An Oncocytoma Associated With Acquired Cystic Disease of Kidney: A Case Report and Review of the Literature
Z Pan, C Deng, E Adickes
acquired cystic disease of kidney, acquired renal cystic disease, oncocytoma
Z Pan, C Deng, E Adickes. An Oncocytoma Associated With Acquired Cystic Disease of Kidney: A Case Report and Review of the Literature. The Internet Journal of Nephrology. 2007 Volume 4 Number 2.
Oncocytoma is the most common benign solid renal tumor that accounts for approximately 3-7% of all renal neoplasms. Oncocytoma associated with acquired cystic kidney disease (ACKD) is rare, and so far only five cases have been reported in patients on hemodialysis. We here report an oncocytoma associated with ACKD in a patient without history of hemodialysis or familial cystic renal disease. A brief review of the literature is also presented.
Oncocytoma is a benign renal neoplasm that is usually identified incidentally on imaging study. ACKD is commonly seen in patients on hemodialysis with end stage renal disease . The major complications of ACKD are hemorrhage and neoplasia that includes adenoma, oncocytoma and renal cell carcinoma (RCC) . In patients with ACKD, the benign adenoma and oncocytoma have a higher incidence rate than that of RCC, and therefore, in the patients with ACKD and renal tumor, a clinicopathological investigation may be required before a nephrectomy. In our report, an 82-year-old male was incidentally found to have numerous simple cysts in bilateral kidneys, and a solid mass was also identified in the lower pole of the right kidney. Following a nephrectomy of the right kidney, a classic oncocytoma was reported. The patient does not have any family history of cystic renal disease and has never been on hemodialysis due to any end stage renal disease.
An 82-year-old gentleman had a history of hypertension, benign prostate hyperplasia and essential thrombocytopenia. He had a transurethral resection of the prostate (TURP) in 1992 due to benign prostate hypertrophy. In 2002, he underwent a second TURP, and 10 months later, he had a transurethral resection of bladder neck contracture due to severe bladder outlet obstructive symptoms. In 2007, he came to the clinic with a complaint of weight loss and fatigue for the past four months, and he also felt a lump in the abdomen without constipation, diarrhea or bloody stool. A subsequent CT scan showed multiple large simple cysts in bilateral kidneys that had a thin wall with a uniform low attenuation (Figure 1A). An enhancing exophytic mass in the lower pole of the right kidney was identified, which was solid with a heterogeneous attenuation and measured up to 6.0 cm in maximal dimension (Figure 1B). The liver, lung and pancreas were free of mass or cyst, and no pelvic mass or lymphadenopathy was present. The patient has no familial history of cystic renal disease. A malignant tumor was highly suspected and the patient then underwent an open nephrectomy.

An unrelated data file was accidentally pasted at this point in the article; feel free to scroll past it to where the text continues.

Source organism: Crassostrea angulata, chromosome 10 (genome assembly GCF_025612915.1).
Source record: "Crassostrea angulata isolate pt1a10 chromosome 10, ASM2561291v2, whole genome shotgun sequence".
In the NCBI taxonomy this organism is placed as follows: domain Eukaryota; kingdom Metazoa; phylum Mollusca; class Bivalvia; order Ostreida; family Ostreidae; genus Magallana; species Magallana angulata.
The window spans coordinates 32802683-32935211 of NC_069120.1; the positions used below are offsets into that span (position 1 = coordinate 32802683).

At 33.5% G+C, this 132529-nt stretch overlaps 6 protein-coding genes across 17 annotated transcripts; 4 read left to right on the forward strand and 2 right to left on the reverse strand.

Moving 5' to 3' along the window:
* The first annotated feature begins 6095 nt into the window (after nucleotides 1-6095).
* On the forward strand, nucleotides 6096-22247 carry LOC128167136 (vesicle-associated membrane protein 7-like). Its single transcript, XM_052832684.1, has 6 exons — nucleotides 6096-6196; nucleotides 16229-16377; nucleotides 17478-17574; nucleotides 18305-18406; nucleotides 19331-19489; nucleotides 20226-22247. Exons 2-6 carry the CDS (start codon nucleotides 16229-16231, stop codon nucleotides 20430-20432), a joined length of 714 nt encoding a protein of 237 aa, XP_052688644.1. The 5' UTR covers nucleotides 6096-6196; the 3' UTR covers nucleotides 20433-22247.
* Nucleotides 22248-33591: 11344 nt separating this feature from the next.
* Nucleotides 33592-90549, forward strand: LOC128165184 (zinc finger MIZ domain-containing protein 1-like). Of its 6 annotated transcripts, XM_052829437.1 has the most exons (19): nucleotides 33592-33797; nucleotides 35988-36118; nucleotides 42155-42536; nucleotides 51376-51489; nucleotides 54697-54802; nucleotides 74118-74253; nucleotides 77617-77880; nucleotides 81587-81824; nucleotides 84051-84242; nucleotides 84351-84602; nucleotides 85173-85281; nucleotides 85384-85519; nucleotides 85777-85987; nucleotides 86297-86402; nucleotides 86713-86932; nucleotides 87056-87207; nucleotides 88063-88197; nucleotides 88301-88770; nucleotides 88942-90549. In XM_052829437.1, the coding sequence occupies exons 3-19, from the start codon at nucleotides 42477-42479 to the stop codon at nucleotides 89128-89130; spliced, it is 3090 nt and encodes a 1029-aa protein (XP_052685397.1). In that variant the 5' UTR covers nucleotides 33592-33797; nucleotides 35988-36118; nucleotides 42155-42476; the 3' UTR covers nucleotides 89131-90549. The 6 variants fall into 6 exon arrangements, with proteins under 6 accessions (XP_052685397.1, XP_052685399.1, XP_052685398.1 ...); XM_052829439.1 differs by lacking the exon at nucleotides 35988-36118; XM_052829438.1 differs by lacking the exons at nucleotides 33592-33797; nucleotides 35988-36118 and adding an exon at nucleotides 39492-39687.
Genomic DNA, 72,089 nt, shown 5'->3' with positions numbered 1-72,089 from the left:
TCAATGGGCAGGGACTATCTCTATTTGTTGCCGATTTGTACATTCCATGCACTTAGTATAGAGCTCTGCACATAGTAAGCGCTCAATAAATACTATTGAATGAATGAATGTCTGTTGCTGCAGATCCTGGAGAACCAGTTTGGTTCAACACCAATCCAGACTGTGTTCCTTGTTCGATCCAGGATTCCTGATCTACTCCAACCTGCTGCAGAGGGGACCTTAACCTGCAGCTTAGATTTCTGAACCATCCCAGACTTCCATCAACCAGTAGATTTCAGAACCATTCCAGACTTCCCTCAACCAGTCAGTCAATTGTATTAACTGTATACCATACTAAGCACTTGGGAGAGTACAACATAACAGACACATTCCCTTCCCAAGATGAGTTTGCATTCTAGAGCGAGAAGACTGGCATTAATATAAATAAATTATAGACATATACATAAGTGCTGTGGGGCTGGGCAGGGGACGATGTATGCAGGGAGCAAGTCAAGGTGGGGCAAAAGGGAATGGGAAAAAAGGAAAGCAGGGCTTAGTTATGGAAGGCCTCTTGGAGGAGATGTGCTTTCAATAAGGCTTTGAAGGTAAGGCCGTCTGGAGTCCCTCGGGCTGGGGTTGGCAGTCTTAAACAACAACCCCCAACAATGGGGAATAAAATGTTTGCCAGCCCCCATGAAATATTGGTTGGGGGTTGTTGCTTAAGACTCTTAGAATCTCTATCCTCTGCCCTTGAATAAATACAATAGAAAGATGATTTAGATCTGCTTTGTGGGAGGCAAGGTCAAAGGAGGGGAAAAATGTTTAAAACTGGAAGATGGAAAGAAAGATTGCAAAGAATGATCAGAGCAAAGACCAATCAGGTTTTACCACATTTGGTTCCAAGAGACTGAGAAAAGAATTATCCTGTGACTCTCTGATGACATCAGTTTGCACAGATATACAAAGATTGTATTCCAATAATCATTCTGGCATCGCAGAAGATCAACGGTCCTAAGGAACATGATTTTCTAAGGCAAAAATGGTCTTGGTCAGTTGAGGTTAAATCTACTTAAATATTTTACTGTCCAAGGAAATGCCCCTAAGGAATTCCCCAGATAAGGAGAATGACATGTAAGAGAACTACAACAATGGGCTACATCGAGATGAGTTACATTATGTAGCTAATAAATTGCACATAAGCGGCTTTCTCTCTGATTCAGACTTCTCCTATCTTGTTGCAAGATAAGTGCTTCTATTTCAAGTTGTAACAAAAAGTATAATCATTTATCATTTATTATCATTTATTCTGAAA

Grossly, the renal specimen weights 373 grams and the surface is distorted by multiple thin-wall cysts from 1.0 cm to 5.0 cm in diameter. Upon bisecting the kidney, the renal parenchyma and pelvis are distorted by numerous simple cysts at various sizes (Figure 1C). The cysts contain clear-yellow to dark-brown fluid and the inner walls of the cysts are smooth. A well-demarcated mass is noted in the lower pole of the kidney with a solid brown, yellow cut surface (Figure 1C and 1D). The tumor measures 5.0×5.0×5.5 cm and is restricted in the renal capsule with a pushing border. The renal artery, vein and ureter are grossly free of tumor invasion.